One of the beauties of our system of justice is that all citizens are eligible to decide the cases. Unlike the European or continental system, the Anglo-American system puts a cross section of people on a panel to reach verdicts on civil and criminal cases. Deciding whom to believe is central to the jury's role. This is what juries do best. The 12 members of a jury use their collective wisdom and experience to decide who is telling the truth.
I just had a serious felony trial where the state called the alleged victim and a presumbly independent witness to say that my client committed an assault. On our side, my client and a fellow co-worker testified to a totally different and innocent version of events. The prosecutors hammered on the "independence" of one of their witnesses and tried to show how 'biased' my co-worker witness was. Nonetheless, the jury acquitted my client in well under an hour.
Why? Obviously they did not believe the state's witnesses and instead believed our witnesses. One clear reason is that the alleged victim's manner while testifying was strange. He clearly spoke English, but instead used an interpreter (which the jury saw through and became suspicious of.) He refused to ever admit a mistake even when I confronted him with inconsistencies. He testified that he was in the middle of the street some15 feet away from the pedestrian crosswalk at the time of the assault. His written statement to the police the night of the incident said he was "in the crosswalk." When I asked him about that difference, he insisted there was no inconsistency--that he meant 'near' the crosswalk in his statement--so as to reconcile the inconsistency. When asked about other inconsistencies he attempted to explain them all rather than admit error. In closing I argued that a liar can never admit a mistake.
In contrast, my witnesses did not use interpreters, even though their English was far from perfect. In this way, the jury would understand and hear their actual words and get a better feeling for them as people. They also had a nice, likable manner in contrast with the alleged victim and the other 'independent' witness. When confronted by the prosecutor with some inconsistencies, my witnesses did not get defensive but either conceded error or explained in a way that made sense. It was all about how they were perceived by the jury. This intangible, call it likability, made all the difference.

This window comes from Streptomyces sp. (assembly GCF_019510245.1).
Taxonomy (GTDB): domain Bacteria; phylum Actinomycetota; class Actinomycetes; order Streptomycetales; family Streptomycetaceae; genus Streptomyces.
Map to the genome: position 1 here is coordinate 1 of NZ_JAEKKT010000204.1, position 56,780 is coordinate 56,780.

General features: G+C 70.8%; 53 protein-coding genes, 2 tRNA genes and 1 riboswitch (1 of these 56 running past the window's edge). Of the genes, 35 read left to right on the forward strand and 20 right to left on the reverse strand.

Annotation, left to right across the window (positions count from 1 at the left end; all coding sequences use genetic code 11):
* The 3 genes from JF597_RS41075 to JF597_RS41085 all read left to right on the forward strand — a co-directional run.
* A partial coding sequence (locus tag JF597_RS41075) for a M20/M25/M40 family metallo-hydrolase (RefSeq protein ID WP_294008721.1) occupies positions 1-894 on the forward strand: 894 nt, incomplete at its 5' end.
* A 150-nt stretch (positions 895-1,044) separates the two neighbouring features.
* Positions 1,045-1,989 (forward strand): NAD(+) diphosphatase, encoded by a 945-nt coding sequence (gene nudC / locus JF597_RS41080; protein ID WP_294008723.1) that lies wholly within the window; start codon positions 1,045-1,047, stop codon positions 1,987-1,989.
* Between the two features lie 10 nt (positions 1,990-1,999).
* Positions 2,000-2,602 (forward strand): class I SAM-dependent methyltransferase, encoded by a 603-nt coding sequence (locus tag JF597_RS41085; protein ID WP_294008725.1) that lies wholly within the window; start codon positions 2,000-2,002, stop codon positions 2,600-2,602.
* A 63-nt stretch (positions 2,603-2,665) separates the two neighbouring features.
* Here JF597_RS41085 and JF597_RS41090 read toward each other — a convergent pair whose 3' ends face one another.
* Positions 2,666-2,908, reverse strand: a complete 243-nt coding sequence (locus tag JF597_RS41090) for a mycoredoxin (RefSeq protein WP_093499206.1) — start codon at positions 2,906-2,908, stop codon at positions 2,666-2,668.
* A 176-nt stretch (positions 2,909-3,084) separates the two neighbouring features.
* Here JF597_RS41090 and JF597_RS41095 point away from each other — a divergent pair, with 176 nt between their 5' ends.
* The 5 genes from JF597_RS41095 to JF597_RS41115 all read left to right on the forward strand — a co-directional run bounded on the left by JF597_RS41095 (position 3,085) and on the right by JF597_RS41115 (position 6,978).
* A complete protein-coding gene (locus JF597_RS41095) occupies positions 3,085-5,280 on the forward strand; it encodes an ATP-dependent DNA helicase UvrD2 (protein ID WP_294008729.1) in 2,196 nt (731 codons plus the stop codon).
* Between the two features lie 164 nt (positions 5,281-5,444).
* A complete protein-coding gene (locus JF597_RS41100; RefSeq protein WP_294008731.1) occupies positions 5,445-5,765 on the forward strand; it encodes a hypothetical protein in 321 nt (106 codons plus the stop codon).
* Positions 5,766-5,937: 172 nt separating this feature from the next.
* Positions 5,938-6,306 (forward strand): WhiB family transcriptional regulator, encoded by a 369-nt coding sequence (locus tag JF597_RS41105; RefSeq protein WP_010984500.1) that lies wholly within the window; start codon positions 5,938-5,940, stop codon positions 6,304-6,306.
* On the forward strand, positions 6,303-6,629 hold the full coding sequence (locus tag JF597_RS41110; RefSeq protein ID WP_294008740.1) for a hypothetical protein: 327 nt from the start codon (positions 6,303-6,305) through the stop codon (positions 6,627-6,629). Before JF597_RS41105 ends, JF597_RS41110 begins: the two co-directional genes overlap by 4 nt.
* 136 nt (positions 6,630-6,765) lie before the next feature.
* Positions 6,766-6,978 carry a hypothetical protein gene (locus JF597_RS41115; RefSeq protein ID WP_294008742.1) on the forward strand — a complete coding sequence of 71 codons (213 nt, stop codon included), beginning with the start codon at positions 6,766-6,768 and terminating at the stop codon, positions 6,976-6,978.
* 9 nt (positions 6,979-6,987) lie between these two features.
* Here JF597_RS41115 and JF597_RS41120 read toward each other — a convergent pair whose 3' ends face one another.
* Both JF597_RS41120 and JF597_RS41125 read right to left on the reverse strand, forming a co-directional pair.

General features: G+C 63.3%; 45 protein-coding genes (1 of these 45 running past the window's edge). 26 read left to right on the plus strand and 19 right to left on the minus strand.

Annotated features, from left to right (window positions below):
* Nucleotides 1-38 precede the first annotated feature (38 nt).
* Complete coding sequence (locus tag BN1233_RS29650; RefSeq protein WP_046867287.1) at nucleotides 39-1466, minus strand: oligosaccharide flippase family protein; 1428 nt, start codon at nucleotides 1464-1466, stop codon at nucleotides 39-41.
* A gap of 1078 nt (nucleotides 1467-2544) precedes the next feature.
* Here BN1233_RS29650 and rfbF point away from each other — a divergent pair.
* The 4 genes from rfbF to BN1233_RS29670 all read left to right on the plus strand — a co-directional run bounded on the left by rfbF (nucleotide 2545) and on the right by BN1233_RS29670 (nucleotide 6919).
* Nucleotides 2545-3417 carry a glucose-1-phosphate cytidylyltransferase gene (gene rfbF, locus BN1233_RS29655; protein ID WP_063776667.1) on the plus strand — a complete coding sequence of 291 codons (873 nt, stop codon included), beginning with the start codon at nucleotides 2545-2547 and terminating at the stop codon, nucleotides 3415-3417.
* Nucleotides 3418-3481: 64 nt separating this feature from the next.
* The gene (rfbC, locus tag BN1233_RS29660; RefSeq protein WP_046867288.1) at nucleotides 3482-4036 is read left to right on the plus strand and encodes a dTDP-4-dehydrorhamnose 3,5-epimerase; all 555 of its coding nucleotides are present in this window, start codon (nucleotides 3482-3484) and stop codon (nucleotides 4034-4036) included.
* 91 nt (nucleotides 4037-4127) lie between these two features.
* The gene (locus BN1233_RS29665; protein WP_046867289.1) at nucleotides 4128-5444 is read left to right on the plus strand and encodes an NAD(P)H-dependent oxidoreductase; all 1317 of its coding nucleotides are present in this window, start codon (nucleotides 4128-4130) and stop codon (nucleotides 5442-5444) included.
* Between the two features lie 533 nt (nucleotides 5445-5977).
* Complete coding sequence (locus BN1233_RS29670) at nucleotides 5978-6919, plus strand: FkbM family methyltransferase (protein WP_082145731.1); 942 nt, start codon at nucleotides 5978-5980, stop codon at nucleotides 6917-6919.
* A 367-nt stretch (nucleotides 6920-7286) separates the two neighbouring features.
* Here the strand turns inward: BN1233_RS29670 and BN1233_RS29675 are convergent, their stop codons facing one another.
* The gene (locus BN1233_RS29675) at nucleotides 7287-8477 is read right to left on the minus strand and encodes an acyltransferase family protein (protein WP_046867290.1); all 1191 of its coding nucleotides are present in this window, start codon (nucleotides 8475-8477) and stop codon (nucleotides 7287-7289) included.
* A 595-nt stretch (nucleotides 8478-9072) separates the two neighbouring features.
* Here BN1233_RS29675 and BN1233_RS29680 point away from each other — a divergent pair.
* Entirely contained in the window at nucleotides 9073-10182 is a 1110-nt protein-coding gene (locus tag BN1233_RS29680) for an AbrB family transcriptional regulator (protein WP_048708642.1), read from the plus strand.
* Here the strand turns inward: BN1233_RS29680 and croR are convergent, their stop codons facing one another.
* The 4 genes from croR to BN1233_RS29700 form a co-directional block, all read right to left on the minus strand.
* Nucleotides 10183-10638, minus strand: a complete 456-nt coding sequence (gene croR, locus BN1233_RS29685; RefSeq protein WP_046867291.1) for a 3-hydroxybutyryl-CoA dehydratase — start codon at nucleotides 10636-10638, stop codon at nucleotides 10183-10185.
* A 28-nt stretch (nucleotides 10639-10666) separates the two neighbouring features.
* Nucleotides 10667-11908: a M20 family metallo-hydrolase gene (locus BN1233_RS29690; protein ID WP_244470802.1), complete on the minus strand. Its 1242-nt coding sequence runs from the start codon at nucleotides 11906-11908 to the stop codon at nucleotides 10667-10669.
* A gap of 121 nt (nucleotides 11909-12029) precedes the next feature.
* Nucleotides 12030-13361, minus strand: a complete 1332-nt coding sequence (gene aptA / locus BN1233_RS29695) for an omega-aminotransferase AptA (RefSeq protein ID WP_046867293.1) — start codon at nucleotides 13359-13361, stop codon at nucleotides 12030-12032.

Judges, on the other hand, have difficulty with the intangibles. They tend to be more intellectual and make decisions without really discussing it with anyone else. So their thinking is not shaped by other viewpoints and for that reason, can be narrow minded. For political and other reasons, they have a real problem in disbelieving police officers. In contrast, jurors are much better at scrutinizing police credibility.
Recently, I raised a Fourth Amendment issue, attacking the stop and seizure of my client in a case. This type of motion is only heard by a judge who decides both the law and the credibility of the witnesses. The police witnessses were adept at either not recalling key events or of being so certain of their observations that they were superficially credible. I say superficially because they convinced the judge they were truthful. One police officer was over-the-top in his perfect recall of a split second event and was way too much of a know-it-all and see-it-all witness. And yet, the judge bought his version of events. Despite my best effort, the judge refused to make certain inferences which would have made their testimony less credible. Instead the judge just assumed that what they said was true without critically analyzing their version.
Obviously I lost that motion and maybe I'm bitter. But I do believe a jury would have had a much harder time believing the police and probably would have been more open to my arguments than the judge was. It's on appeal now to a panel of appeals judges but not to a jury. I can only hope they act more like a jury.